Palmer E. Wooten Sr.Owned nightclubPalmer E. Wooten Sr...


June 22, 1993

Palmer E. Wooten Sr.

Owned nightclub

Palmer E. Wooten Sr., who had operated a dry cleaning business in Baltimore and later a nightclub, died Friday at St. Agnes Hospital of a liver disease. He was 56 and lived on Sedgewood Road in Catonsville.

Born in Falkland, N.C., he attended school in Greenville, N.C., before moving to Baltimore and attending Carver Vocational Technical High School.

He worked for the G. Fava Fruit Co. and the Robert S. Green Construction Co. and, in 1963, started Wooten's Dry Cleaners in his mother's basement. He expanded the business to a dry cleaning plant and five stores before transferring his interest to the nightclub business.

Mr. Wooten opened Wooten's S&W Lounge on West Saratoga Street in 1972. He later moved it to Port Street in East Baltimore, where it was destroyed in a 1990 fire.

While operating the neighborhood club, which featured records and live entertainment, he became known to friends and patrons locally as "The Godfather of Soul."

Services for Mr. Wooten were to be held at 7:30 p.m. today at the Carter Memorial Church of God In Christ, 745 W. Fayette St.

He is survived by his wife, the former Janice Marie Carr; two daughters, Sherri Wooten and Denise Hill, both of Baltimore; three sons, Mark Wooten, Jayme Wooten and Palmer E. Wooten Jr., all of Catonsville; his father, Arthur Wooten of Newark, N.J.; his mother, Rosa Lee Wooten Sessom of Baltimore; a brother, William Edward Wooten of Baltimore; a sister, Margaret Rea Miles, also of Baltimore; and a granddaughter. James E. Forbes, vice president of a family-owned lumber company and an expert on the design and production of custom-made millwork, died Friday of heart failure at his home in Owings Mills. He was 72.

Mr. Forbes had been active in the family business, the Reisterstown Lumber Co., since the end of World War II and was head of its millwork department. He did the millwork for the bar in Haussner's restaurant, the Annapolis Yacht Club and for other buildings, including those on the estate of the late Rosa Ponselle.

Born in Baltimore, he was reared in Pinehurst and was educated at Towson High School, the Boys' Latin School and the University of Maryland.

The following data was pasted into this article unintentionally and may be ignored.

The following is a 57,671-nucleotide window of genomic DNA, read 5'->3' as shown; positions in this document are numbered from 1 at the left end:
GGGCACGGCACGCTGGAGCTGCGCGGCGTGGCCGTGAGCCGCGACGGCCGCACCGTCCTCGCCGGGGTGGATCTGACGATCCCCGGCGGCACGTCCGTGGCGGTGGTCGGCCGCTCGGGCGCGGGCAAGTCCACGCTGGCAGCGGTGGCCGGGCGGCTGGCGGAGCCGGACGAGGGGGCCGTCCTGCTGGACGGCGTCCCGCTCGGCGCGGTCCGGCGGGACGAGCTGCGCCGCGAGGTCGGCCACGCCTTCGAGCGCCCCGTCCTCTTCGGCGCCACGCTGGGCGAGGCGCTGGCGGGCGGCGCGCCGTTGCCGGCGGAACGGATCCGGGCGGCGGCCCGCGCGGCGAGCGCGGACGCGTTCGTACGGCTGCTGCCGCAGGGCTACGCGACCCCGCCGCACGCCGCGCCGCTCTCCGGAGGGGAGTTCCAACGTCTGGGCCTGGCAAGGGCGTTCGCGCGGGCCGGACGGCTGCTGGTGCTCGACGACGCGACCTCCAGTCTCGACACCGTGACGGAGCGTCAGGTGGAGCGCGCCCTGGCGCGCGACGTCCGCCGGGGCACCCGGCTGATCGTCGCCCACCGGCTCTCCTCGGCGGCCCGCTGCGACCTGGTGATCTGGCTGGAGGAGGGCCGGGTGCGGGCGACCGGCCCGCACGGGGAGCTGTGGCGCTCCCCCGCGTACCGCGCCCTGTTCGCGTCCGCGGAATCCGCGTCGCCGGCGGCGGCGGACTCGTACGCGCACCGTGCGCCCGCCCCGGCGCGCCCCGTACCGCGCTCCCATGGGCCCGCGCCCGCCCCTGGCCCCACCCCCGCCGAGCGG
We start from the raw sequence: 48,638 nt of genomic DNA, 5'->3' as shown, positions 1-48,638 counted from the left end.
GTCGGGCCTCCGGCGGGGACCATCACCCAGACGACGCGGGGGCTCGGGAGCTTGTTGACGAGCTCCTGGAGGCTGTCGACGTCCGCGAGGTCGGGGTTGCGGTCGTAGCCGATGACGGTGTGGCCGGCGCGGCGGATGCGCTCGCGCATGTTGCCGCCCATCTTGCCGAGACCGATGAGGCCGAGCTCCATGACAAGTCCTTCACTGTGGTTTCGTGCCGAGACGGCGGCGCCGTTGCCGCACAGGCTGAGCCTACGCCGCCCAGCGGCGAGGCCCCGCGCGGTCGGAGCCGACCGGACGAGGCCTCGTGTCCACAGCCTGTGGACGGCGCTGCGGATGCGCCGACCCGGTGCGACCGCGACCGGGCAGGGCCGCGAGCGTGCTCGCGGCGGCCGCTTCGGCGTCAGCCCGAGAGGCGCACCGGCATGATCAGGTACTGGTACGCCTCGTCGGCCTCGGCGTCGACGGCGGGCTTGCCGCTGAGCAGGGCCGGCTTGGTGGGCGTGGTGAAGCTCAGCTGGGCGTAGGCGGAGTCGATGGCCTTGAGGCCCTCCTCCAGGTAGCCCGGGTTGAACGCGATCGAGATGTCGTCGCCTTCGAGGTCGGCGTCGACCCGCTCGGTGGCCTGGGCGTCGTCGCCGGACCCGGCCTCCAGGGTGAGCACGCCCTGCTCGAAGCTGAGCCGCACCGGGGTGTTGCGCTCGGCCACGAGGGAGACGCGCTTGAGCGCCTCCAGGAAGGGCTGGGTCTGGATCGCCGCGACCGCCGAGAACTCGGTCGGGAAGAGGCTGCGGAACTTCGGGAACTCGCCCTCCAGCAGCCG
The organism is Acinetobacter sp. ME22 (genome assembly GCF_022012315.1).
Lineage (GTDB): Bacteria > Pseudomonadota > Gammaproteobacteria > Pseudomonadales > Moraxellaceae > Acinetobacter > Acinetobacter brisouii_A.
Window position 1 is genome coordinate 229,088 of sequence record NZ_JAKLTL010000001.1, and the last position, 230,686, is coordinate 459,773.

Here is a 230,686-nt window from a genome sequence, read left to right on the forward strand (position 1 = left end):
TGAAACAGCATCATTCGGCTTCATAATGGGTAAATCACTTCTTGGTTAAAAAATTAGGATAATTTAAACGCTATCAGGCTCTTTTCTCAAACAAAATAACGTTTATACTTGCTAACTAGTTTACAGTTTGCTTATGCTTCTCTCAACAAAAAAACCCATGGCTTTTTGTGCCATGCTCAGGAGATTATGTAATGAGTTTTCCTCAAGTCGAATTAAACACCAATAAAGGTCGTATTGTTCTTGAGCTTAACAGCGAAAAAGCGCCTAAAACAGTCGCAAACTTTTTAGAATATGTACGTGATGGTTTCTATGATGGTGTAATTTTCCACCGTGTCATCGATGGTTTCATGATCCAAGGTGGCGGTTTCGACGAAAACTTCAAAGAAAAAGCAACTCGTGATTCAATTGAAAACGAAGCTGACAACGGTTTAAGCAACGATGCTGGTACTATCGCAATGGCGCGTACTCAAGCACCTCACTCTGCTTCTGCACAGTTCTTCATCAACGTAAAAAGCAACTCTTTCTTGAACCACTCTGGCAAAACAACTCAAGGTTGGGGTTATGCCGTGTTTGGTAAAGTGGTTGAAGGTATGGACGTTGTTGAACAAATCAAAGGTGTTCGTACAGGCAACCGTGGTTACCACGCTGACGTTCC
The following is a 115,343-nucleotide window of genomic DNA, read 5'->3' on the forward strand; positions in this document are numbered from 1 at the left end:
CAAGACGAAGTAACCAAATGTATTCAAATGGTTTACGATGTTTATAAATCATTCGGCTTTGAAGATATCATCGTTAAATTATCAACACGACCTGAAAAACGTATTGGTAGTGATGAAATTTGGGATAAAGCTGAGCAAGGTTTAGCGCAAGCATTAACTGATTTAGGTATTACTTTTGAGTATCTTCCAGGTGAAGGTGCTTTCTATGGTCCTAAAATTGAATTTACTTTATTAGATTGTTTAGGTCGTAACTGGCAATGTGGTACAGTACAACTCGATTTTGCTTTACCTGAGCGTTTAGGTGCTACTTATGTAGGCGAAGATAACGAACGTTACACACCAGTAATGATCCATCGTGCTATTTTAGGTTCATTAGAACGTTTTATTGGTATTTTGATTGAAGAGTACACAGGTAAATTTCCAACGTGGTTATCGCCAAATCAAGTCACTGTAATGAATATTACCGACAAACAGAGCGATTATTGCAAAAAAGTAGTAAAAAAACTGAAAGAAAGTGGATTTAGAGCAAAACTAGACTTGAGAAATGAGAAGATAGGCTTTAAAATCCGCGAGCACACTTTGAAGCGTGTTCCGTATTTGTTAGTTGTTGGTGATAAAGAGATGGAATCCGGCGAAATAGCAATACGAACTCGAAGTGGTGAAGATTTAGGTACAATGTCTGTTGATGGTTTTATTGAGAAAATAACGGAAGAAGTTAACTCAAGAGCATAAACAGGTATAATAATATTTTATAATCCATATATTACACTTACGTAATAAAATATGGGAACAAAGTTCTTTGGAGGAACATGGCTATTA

He was a goalie for lacrosse teams at all three schools. Before he graduated from Maryland, he was named to an All-American team and to two college all-star teams.

He served in the Navy during World War II as a catapult officer aboard a carrier, the USS Sangamon, which was hit by a kamikaze plane in the Pacific.

He sailed for many years with the Sailing Club of the Chesapeake and was a member of the Piney Branch Golf and Country Club in Hampstead. Services for Mr. Forbes were to be conducted at 11 a.m. today at the Eline Funeral Home, 11824 Reisterstown Road in Reisterstown.

He is survived by a daughter, Christie Ziolkowski of Reisterstown; two sons, R. Jeffrey Forbes of Stockbridge, Vt., and C. McKee Forbes of Glyndon; a brother, Charles A. Forbes Jr. of Reisterstown; a sister, Edith F. Spinks of Winston-Salem, N.C.; his fiancee, Mary Lou Ross of Baltimore; and three grandchildren.

Margaret P. Orman

Donated 'official bell'

Margaret Palmbaum Orman, a Baltimore native who donated Baltimore's "official bell" at the Inner Harbor in memory of her late husband, died of cancer yesterday at her home in Pikesville. She was 75.

Mrs. Orman's roots run deep in the city. A grandfather, Alexander Bechofer, was an executive of the Baltimore Herald newspaper, and her father, Alvin Greif Sr., headed the L. Greif clothing manufacturing firm.

The daughter of Flora and Alvin Greif, she grew up on Eutaw Place until the family moved to "Floral Farm" in what was then a less developed Pikesville area. She attended Park School and graduated from Chevy Chase School for Girls, later attending Radcliffe College.

She married Paul R. Palmbaum in 1943 and the two traveled extensively. She sold war bonds during World War II and worked after the war in behalf of Jewish war veterans. Mr. Palmbaum died in 1979. In 1982, she married Harry Orman, who operated a liquor business.

After Mr. Palmbaum's death, she approached then-Mayor William Donald Schaefer about an appropriate memorial. The result was the city's first "official bell" at the Inner Harbor that was to be dedicated in May 1981 ceremonies honoring the return to home port of the original Pride of Baltimore.

The Pride arrived on time, but the bell did not -- it had cracked during its casting at a Glen Burnie foundry. City officials suggested borrowing a church bell for the ceremonies, and the then-Mrs. Palmbaum agreed reluctantly. The deception was publicized later that summer, and an embarrassed Pride committee promised that the real bell would be in place shortly. It was.

Mrs. Orman, who lived in Scottsdale, Ariz., in the winter, was a gourmet cook who enjoyed entertaining small groups in her home. An avid reader and writer, she produced an unpublished cookbook and was a frequent letter-writer to The Baltimore Sun and author of Evening Sun opposite-editorial articles on a variety of subjects.

Services will be private.

Surviving are Mrs. Orman's husband, of Baltimore; two daughters, Anne Fishman and Sally Palmbaum, both of Baltimore; and two grandchildren.

The family suggested memorial contributions to the Maryland Food Committee, 204 E. 25th St., Baltimore 21218.

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